One of the funniest things about Storyville is that both its creation and its closing down were pushed by “progressive” reformers. In the late 1890s their idea was to map the city according to morality. This was never about the women who worked as prostitutes, or even, really, the men who patronized them. The rationale was to preserve areas of the city for “legitimate” business. In this way, the creation of red-light districts might be seen in a similar light to the most significant urban mapping program of the day: segregation by race. I write about this in the book as well. By 1917, reformers who sought an end to any kind of tolerated vice had gained the upper hand, not least because of the war. There was a newly urgent imperative to keep young men “fit to fight” both morally and physically, and so the era of tolerated (or grudgingly acknowledged) red light districts came to a close.

Tracking the transitions within the Progressive Era through Storyville shows some of the shifts in the nation during those twenty years. Among the most important is the ascendancy of Woodrow Wilson and the southern progressives in his circle. Wilson’s progressivism included segregating the federal government and removing, where possible, African Americans from the civil service, or relegating them to inferior positions. By the time New Orleans “closed” the district, racial segregation was more or less complete, either de jure or de facto. It is a very dynamic period, containing not only the changes you list above, but the vigorous efforts of American citizens to combat them or move them more swiftly along. Storyville is an unlikely microcosm, but because it is so extreme an example, because, that is, its very transgressive nature meant it showcased a kind of underside of modern life that most reformers sought to hide, it is potentially very revelatory. Storyville was unique in many ways, to be sure, but it was not a secret. Its international reputation certainly had national implications.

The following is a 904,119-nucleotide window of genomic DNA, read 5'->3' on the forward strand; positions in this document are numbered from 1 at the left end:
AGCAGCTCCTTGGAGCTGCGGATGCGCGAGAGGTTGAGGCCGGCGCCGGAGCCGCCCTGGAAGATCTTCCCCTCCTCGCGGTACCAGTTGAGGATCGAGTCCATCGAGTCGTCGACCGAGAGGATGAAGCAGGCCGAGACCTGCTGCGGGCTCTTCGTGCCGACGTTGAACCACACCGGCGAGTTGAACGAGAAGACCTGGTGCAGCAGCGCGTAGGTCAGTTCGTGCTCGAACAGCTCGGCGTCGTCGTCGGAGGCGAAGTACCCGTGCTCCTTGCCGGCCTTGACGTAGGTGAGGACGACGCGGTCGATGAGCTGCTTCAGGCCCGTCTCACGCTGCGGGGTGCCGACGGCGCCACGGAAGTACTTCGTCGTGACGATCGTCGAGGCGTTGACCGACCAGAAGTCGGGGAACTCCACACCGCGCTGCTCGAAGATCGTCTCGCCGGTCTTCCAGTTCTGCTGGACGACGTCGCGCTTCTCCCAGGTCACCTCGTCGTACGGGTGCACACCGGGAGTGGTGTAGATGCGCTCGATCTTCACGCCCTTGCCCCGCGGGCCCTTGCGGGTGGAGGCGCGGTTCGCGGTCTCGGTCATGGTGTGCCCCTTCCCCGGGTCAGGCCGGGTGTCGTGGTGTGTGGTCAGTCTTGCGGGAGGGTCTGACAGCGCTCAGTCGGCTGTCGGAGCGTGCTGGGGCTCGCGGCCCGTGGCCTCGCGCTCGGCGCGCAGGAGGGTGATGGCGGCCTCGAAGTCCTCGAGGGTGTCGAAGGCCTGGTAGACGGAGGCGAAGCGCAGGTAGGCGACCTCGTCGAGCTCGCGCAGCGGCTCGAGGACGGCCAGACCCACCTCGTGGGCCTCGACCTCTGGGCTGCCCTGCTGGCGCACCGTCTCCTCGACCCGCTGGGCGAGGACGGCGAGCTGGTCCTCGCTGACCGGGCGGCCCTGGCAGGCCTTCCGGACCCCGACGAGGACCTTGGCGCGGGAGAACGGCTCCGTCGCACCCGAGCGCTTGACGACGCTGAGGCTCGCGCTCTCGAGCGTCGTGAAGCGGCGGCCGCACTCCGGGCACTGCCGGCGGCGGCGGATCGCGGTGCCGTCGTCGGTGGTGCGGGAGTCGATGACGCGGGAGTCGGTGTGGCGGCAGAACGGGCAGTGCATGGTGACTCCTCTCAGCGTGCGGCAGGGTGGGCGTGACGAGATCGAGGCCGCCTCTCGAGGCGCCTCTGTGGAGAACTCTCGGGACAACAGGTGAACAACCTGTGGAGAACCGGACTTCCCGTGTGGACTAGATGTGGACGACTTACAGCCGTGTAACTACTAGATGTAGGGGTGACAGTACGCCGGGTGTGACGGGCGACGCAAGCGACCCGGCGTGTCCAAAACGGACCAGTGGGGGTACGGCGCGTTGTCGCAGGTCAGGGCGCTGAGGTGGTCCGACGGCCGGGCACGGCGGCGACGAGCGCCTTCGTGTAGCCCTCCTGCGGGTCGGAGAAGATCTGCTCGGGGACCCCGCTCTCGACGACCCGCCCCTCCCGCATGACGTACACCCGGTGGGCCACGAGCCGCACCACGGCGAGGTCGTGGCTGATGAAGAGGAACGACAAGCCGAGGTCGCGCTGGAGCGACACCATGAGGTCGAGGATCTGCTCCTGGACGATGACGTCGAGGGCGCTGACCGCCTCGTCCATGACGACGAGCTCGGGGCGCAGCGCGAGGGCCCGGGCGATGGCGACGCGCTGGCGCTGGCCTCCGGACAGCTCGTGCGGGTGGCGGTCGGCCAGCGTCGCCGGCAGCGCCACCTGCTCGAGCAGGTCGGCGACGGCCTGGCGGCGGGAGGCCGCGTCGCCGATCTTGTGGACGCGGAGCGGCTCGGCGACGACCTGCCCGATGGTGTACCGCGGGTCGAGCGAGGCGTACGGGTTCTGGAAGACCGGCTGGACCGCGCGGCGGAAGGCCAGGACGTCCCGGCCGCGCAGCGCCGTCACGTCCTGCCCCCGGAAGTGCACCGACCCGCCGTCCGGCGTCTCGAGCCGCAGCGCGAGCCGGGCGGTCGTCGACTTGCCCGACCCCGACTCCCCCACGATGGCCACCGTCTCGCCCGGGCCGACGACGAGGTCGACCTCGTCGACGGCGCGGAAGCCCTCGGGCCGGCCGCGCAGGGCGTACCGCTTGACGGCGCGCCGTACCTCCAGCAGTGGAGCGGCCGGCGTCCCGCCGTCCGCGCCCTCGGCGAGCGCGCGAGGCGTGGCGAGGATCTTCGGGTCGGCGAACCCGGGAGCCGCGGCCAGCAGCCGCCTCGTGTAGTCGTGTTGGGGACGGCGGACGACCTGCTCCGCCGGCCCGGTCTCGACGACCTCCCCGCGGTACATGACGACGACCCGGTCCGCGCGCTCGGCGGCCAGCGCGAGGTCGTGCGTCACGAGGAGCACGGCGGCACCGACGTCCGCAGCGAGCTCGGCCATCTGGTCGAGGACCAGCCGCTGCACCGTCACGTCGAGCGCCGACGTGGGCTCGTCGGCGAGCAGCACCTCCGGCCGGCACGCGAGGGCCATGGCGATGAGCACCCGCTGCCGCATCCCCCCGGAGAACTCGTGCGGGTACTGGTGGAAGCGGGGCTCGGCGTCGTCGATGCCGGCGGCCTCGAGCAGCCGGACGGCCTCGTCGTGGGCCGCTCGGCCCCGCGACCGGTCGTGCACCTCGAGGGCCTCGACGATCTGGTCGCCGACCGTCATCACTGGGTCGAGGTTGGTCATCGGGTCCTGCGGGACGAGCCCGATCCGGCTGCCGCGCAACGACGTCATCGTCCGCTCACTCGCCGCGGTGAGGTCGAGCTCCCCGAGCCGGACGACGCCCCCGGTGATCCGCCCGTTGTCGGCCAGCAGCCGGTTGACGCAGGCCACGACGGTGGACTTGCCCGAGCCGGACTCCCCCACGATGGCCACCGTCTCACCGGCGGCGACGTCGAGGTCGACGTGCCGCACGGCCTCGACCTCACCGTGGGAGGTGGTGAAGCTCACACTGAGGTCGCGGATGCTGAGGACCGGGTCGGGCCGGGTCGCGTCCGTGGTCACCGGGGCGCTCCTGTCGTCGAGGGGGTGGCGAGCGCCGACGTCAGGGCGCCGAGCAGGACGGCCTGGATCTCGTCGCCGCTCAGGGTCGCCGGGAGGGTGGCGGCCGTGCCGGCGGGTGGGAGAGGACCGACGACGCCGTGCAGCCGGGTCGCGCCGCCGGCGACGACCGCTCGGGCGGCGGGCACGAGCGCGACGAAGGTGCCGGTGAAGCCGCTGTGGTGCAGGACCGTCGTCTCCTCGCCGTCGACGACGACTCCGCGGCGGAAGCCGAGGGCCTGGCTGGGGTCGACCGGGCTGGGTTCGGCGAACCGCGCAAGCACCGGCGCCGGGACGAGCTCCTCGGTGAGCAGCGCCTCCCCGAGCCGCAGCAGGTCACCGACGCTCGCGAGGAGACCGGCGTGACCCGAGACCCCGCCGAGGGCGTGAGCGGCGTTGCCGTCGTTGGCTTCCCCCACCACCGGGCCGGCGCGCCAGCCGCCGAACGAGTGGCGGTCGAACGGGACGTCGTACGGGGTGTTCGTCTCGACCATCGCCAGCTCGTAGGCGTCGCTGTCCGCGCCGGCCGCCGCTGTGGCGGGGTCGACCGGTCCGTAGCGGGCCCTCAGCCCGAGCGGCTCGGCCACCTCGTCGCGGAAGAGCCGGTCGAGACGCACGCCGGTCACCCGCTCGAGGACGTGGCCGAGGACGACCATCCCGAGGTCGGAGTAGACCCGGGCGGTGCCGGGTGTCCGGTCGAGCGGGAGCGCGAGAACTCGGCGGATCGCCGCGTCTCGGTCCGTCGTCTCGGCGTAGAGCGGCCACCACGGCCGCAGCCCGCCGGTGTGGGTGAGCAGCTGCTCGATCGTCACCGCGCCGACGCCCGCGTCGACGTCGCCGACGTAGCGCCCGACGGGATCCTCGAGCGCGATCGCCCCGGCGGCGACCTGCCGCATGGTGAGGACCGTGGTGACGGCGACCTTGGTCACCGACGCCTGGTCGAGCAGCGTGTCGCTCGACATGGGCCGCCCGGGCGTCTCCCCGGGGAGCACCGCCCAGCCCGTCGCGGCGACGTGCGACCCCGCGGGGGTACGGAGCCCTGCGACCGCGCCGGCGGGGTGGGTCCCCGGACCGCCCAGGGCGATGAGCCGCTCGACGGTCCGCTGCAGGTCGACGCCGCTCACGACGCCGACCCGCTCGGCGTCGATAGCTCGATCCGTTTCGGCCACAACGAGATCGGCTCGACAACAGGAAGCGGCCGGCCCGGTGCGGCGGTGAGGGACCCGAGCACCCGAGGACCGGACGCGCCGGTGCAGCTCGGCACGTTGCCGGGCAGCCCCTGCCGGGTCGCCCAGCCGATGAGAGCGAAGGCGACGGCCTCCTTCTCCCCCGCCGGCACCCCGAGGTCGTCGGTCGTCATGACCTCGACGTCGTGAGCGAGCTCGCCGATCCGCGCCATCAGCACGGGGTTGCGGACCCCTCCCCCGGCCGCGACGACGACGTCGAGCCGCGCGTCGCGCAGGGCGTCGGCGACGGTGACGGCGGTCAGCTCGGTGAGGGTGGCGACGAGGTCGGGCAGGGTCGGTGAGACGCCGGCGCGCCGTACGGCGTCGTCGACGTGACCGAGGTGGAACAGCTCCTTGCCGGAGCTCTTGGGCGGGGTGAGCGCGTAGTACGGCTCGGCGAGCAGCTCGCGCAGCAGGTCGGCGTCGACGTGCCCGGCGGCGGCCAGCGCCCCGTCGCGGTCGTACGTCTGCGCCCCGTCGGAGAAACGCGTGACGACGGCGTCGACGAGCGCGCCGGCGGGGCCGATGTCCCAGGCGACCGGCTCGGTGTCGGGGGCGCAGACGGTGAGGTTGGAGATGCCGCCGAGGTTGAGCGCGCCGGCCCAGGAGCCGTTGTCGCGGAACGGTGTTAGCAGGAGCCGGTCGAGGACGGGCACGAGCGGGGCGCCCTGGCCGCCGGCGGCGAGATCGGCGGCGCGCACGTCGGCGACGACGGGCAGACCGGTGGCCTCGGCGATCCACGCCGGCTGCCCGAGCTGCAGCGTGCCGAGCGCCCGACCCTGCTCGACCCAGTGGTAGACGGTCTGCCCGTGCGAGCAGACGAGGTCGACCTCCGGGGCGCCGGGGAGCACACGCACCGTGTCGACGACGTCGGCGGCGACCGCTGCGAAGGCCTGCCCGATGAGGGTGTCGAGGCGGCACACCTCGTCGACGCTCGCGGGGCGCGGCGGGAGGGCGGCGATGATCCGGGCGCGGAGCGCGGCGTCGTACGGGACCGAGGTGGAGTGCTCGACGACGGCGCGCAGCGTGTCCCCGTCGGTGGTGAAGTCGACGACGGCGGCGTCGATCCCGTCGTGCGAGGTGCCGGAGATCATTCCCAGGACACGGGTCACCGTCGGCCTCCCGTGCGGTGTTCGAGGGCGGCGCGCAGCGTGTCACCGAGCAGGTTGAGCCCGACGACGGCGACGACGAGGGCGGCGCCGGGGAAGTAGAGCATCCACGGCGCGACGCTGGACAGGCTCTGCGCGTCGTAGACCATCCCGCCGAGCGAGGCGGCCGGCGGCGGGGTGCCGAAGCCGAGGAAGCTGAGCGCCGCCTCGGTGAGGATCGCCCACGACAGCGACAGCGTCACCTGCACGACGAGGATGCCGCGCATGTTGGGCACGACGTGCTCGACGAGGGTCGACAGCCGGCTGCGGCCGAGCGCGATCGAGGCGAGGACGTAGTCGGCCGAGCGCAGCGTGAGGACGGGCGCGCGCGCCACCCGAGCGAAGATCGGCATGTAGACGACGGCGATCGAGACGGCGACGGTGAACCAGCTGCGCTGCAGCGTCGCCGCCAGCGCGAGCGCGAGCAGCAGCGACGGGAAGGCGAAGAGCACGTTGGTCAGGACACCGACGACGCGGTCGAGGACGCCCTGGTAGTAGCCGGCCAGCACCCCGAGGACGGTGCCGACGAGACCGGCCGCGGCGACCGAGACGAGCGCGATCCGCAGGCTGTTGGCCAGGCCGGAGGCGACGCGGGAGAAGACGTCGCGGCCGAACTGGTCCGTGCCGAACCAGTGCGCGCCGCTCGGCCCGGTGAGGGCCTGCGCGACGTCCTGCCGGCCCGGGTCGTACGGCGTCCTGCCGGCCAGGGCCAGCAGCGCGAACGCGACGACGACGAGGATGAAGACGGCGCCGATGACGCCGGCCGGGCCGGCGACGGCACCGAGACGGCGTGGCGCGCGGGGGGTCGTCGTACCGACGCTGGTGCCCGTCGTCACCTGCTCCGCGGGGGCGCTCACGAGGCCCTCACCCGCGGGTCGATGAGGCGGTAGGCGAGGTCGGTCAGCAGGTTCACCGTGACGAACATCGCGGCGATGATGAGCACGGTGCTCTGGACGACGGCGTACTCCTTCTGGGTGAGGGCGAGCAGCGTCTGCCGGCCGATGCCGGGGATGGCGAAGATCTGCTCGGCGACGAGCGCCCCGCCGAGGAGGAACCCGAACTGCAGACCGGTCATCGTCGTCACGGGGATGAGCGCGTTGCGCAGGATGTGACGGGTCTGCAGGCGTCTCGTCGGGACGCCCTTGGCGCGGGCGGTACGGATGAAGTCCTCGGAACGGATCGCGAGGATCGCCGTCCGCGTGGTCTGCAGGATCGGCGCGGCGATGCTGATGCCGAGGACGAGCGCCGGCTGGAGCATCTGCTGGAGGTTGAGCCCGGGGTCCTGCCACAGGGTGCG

Lulu White embodies the complexities of Storyville well. On one hand, the district offered her a level of agency, yet an agency that explicitly depended on a level of racialized subservience that bounded her and other women like her to a system of Jim Crow inequality. By the end of the book, she seems undone by the requirements of this limited agency, while her counterpart Willie Piazza, who to some degree took a different strategy in regard to race than White did during Storyville’s final years, appears to have done markedly better. How did your views of White evolve over the course of your research? Did you find any explanation as to why Willie Piazza seemed to do better in the aftermath of Storyville’s demise than her competitor/peer White?

I am not sure that I would juxtapose their different post-Storyville lives in terms of decisions regarding race. Willie Piazza seems to have been a much better money manager. She saved and made good investments. White, on the other hand, died poor, not having saved or invested. There is also a rumor that White was robbed or cheated out of whatever savings she did have. What I learned about Lulu White over the course of my research and writing was that I would never really know her as a person, and that there was always going to be more about her that I did not know, and never would know.

What promising trends do you see in future works on New Orleans? 

Historians are taking New Orleans seriously as a subject of scholarship. At the recent Organization of American Historians conference—in New Orleans—a scholar described her experience of being told NOT to write about New Orleans because no one would take such work seriously. I don’t think that would happen today. I can’t really speak to trends in urban history, sorry to say.

Do you have any favorite works of pop culture on New Orleans that you love or would recommend to others?

I am among the few who loved the HBO series, “Treme.”

What are you working on now or hoping to begin working on?

My next project will be a study of murder ballads and the culture that produced them. So, I will move away from New Orleans and into Appalachia, but continue to focus on gender, sexuality, race, and politics.